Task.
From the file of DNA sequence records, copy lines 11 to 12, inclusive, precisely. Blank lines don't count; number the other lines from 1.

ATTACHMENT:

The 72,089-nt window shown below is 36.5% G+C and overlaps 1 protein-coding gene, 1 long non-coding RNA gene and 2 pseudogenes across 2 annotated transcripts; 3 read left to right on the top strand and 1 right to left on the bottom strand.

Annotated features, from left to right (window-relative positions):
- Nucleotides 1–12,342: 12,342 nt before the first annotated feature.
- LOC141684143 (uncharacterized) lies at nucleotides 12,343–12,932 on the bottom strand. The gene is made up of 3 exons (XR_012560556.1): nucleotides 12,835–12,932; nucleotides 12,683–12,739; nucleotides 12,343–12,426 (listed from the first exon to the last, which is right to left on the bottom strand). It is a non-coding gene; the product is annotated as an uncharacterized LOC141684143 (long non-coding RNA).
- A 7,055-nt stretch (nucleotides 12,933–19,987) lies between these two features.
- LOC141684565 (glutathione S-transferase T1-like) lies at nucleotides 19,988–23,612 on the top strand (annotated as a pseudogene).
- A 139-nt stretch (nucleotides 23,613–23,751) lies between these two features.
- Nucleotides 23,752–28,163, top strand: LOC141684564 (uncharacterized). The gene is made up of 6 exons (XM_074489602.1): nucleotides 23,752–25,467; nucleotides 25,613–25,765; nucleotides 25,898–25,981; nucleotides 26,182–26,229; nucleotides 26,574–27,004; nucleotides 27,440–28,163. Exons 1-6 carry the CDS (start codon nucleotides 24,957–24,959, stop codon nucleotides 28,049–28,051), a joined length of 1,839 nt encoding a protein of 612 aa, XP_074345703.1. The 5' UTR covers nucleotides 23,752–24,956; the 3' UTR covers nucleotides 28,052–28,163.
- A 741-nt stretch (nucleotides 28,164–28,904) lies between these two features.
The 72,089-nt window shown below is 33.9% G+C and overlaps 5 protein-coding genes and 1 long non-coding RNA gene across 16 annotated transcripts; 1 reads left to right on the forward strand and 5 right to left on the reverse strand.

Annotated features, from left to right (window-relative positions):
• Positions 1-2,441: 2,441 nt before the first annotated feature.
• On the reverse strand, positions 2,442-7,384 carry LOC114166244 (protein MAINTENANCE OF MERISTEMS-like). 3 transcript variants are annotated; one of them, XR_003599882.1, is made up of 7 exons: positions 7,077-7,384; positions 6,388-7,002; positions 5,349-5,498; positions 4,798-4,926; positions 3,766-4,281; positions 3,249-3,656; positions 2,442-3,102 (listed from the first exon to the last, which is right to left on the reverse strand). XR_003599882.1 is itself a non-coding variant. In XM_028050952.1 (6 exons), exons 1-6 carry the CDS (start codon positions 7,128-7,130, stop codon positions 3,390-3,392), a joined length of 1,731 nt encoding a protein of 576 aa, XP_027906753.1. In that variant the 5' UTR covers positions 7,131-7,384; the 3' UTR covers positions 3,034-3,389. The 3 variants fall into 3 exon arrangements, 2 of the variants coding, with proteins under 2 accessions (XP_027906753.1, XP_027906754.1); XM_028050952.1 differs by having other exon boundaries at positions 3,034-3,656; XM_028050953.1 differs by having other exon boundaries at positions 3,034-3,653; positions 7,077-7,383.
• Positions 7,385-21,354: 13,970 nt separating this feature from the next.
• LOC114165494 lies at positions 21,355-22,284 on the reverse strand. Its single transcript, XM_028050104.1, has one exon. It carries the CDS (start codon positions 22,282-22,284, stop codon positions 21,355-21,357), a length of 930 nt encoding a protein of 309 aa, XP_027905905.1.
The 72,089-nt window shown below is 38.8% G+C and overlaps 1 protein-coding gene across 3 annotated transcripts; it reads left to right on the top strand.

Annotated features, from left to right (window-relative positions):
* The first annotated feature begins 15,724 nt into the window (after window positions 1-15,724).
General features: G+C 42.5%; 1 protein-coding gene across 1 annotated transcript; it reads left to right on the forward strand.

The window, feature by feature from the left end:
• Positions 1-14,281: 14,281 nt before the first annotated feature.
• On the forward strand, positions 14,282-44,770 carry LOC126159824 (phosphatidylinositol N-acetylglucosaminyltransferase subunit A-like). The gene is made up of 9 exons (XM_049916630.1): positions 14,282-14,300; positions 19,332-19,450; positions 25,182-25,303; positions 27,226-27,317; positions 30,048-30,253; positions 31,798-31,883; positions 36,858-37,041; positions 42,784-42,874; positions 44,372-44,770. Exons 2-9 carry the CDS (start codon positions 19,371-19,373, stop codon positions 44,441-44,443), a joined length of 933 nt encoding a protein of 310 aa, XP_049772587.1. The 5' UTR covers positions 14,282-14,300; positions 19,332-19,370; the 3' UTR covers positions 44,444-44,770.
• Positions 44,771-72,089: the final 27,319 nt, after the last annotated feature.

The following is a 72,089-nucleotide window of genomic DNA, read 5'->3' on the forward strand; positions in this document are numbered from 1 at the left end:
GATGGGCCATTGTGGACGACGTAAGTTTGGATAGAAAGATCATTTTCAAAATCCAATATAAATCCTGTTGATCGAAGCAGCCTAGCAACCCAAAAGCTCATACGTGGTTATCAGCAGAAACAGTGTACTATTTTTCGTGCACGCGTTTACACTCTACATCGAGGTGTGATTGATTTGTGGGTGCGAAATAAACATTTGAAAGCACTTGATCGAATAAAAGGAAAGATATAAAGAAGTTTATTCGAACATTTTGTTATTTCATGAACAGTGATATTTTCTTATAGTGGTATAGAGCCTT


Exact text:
Annotated features, from left to right (window-relative positions):
• Positions 1-2,441: 2,441 nt before the first annotated feature.